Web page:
Assange has transformed whistle blowing and transparency into a whole new realm of information gathering and sharing. While his impact has yet to be fully evaluated, remember this: An entire generation of wide-eyed enthusiasts earned journalism degrees after they read All The President's Men and watched the film. If Assange is able to bring down a few politicians with his intelligence dumps, someone somewhere just might do the same to your company.
Right now, an angry, insulted or inspired employee could spill thousands of pages of emails and documents with a few mouse clicks.
Don't think it could happen to you? Just ask upstate businessman Carl Paladino who ran for governor of New York on the Republican ticket. As a successful business owner Paladino should have had a solid platform for talking about reviving a recession-ravaged New York, especially upstate. Instead, the first thing voters heard about "Crazy Carl" was his spectacularly off-color emails that he forwarded back when he was a private citizen.
Ask yourself: If you found out that you had a transparency crusader in your midst -- either a current or former employee or maybe even a business partner -- what secrets could they find out? Be honest. Those disparaging e-mails about clients who may not have performed their due diligence could come back to haunt you. Those crude comments about female co-workers and the insults of unqualified people who interviewed for jobs that they didn't get could be embarrassing when they are out in the light of day.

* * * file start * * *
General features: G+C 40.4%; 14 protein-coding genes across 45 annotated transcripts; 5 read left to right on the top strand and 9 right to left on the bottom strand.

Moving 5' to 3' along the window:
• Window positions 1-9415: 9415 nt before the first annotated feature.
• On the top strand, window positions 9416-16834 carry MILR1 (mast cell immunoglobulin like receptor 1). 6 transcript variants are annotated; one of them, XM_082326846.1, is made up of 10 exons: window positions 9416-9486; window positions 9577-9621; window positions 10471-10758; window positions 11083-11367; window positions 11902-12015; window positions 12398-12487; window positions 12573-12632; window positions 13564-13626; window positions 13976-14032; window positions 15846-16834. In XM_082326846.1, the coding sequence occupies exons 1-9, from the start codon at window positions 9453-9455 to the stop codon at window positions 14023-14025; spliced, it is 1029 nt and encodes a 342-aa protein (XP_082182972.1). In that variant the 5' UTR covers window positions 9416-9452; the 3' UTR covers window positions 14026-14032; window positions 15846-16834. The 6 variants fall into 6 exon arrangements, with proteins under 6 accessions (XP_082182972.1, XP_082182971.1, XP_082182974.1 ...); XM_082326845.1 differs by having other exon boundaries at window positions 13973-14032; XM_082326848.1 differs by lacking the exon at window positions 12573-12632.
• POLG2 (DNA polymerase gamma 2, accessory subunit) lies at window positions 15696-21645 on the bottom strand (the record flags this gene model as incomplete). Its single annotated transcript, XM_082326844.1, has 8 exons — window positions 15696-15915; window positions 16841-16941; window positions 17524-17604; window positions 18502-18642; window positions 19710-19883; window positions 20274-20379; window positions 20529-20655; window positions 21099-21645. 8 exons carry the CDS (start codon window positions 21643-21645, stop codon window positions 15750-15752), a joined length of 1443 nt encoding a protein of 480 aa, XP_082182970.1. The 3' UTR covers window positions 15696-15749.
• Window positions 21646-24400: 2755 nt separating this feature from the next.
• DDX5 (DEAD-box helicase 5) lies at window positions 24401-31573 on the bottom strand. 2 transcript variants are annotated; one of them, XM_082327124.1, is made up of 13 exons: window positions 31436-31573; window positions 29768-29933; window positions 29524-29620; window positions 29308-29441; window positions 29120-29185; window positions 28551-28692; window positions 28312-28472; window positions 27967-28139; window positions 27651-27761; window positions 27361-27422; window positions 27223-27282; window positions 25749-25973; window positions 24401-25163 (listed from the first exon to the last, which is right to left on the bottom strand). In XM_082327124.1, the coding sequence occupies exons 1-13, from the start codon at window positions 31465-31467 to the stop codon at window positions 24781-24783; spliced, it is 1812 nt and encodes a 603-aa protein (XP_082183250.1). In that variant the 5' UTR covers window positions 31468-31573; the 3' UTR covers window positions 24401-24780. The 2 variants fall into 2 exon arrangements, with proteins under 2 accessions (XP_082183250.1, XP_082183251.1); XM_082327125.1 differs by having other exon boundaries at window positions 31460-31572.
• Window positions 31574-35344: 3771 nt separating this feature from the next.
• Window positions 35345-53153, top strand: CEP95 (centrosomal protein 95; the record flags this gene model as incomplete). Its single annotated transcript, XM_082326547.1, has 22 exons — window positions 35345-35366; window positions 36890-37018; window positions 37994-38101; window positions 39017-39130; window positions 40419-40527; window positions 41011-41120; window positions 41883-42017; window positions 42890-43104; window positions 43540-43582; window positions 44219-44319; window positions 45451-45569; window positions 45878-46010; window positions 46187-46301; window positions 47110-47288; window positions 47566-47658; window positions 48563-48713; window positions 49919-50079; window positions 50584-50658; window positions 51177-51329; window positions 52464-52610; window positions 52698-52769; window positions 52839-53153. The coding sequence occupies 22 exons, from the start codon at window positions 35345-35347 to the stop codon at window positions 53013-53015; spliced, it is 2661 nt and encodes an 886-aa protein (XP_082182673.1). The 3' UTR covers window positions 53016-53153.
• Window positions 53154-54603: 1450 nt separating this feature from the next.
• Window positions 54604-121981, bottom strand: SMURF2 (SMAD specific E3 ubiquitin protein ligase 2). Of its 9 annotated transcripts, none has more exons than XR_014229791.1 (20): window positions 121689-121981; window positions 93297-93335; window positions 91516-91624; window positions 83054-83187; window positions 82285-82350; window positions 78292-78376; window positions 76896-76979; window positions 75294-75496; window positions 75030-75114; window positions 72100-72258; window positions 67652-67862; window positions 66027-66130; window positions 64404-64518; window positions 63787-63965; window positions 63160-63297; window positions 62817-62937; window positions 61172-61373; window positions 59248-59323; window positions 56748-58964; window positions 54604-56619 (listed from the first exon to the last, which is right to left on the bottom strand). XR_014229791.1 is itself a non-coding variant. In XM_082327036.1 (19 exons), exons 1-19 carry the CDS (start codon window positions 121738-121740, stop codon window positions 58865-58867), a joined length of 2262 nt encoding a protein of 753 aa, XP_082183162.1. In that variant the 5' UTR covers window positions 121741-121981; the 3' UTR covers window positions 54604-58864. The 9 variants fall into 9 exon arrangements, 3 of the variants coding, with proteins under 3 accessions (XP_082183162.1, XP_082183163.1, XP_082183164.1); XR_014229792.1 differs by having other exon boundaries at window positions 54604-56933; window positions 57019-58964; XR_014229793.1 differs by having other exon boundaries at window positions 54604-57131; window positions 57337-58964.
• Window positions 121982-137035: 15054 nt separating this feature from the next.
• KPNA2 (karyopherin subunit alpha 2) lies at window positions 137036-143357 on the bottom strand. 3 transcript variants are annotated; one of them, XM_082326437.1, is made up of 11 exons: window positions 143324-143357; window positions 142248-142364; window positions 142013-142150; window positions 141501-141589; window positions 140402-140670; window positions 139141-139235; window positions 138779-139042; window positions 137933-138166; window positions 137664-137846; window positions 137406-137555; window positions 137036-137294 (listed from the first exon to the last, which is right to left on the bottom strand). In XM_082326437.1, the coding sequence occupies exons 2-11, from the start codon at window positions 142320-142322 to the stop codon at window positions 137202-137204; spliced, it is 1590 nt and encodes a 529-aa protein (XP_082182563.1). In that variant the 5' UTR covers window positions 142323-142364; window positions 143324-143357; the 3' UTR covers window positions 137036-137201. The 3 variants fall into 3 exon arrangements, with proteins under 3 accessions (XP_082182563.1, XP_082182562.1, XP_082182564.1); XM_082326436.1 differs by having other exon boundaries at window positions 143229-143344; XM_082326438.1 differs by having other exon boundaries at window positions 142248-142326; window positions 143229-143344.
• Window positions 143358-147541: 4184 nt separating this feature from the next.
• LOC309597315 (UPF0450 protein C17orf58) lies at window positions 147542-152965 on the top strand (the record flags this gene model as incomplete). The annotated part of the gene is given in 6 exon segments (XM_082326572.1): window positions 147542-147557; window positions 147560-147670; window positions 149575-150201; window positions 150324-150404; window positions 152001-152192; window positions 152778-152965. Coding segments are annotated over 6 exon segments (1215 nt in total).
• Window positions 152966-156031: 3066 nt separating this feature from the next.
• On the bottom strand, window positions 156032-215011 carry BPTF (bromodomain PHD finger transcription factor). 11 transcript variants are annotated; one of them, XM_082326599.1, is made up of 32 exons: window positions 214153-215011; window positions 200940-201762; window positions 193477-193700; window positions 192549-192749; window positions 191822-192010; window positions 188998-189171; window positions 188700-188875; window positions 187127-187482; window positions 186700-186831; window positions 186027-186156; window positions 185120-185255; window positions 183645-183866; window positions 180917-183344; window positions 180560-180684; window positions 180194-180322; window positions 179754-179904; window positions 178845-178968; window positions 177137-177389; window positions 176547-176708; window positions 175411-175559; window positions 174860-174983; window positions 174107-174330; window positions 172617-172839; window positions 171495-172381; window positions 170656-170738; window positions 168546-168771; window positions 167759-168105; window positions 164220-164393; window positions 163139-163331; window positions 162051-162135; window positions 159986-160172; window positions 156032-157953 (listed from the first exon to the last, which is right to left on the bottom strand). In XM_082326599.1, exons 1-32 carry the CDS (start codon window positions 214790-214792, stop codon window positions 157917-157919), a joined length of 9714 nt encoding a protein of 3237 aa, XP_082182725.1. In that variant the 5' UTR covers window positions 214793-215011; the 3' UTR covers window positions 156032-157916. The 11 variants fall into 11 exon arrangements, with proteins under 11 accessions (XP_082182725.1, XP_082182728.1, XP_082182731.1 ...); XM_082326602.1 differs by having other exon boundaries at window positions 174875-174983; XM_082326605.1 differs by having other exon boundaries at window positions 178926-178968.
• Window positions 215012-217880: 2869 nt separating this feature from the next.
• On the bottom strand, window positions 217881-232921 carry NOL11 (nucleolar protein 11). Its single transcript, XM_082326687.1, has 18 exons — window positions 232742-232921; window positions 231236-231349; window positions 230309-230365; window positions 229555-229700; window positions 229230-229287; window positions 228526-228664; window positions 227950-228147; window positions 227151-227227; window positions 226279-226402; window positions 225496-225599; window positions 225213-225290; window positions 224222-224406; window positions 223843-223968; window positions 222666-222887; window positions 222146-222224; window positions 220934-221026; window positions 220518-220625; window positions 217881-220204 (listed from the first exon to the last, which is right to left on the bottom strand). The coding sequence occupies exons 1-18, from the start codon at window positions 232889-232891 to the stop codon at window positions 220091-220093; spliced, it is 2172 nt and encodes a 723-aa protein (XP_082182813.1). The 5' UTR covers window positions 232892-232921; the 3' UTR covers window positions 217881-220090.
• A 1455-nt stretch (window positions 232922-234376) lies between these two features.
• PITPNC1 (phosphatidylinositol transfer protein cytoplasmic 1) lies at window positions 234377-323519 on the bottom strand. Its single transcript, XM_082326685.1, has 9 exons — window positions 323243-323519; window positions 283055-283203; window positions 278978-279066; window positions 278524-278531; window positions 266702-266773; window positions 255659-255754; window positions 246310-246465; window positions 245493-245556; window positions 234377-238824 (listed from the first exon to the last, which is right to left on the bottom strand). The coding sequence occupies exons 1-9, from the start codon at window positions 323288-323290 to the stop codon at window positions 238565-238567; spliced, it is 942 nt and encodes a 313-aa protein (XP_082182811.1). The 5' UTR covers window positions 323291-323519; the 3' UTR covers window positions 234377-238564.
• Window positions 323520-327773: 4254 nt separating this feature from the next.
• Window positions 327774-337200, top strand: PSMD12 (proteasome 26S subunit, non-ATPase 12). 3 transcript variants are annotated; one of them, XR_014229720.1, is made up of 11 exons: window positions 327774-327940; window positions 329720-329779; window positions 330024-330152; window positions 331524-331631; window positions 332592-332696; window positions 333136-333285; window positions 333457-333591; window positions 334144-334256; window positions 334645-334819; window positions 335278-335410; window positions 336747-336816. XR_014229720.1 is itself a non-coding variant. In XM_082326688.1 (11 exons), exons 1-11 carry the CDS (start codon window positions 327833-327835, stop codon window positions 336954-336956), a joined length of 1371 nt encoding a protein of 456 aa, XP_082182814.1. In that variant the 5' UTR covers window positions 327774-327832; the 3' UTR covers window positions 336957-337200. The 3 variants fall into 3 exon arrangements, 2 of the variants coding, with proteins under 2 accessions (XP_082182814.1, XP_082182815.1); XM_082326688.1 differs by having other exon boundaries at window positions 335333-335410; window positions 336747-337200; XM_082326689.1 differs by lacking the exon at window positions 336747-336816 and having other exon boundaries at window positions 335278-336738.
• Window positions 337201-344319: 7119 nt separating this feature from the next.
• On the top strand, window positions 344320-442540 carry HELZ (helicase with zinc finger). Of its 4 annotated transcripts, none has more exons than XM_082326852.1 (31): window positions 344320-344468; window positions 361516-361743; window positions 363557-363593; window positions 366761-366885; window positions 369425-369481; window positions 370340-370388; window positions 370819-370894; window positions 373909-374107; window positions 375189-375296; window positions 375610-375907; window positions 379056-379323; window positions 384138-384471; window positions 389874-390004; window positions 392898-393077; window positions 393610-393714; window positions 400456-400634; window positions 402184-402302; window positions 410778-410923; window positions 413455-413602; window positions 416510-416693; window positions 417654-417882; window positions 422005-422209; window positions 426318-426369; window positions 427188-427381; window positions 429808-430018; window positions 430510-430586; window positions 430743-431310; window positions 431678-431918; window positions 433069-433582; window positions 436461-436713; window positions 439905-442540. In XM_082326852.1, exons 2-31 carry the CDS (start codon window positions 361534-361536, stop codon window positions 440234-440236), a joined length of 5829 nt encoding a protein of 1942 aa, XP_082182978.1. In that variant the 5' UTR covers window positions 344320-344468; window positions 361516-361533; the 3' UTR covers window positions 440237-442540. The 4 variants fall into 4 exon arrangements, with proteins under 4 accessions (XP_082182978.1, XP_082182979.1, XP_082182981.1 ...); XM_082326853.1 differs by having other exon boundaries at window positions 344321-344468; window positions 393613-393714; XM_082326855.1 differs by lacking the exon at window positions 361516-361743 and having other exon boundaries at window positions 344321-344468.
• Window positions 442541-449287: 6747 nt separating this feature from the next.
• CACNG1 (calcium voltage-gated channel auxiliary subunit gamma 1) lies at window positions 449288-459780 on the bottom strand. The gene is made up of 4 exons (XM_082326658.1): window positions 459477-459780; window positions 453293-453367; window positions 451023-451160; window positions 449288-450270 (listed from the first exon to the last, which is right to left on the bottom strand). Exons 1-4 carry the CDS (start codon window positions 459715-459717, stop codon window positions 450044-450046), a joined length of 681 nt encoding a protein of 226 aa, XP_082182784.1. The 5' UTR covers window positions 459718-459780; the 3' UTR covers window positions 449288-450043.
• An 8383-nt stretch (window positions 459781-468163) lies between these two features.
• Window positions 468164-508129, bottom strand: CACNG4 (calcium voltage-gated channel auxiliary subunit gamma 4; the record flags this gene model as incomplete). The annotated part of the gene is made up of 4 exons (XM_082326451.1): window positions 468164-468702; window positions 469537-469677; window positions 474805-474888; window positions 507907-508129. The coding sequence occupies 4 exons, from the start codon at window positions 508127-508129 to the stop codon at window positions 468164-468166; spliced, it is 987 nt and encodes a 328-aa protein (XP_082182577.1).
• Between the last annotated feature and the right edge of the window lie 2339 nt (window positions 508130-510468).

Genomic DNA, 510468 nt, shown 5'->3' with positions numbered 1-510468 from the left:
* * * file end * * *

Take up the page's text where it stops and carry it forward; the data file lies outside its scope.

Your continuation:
Remember, every Microsoft Excel spreadsheet you send out to an employee can easily be forwarded to a journalist or a personal e-mail account. Did you turn on the password protection? Have you disabled USB ports on your employee's work stations? Do you have any idea how many times your colleagues check their Gmail or Yahoo accounts?
Unlike the founders of Facebook, Twitter and Google, Assange is more of a cyber opportunist than a person who created, say, an algo for better searches. In fact, his methods are very deceptive. In a Forbes magazine profile, Assange claims that he used to call executives pretending to be their company's tech support. After getting their passwords to perform supposed routine maintenance he would go about hacking their systems.
In a crude way, this is the newest chapter in investigative journalism.
Before you plan your office's Christmas party, maybe you should revisit your security procedures. After all, closing a few windows and changing the locks is more important to your firm's health than the hors d'oeuvres and the rum punch.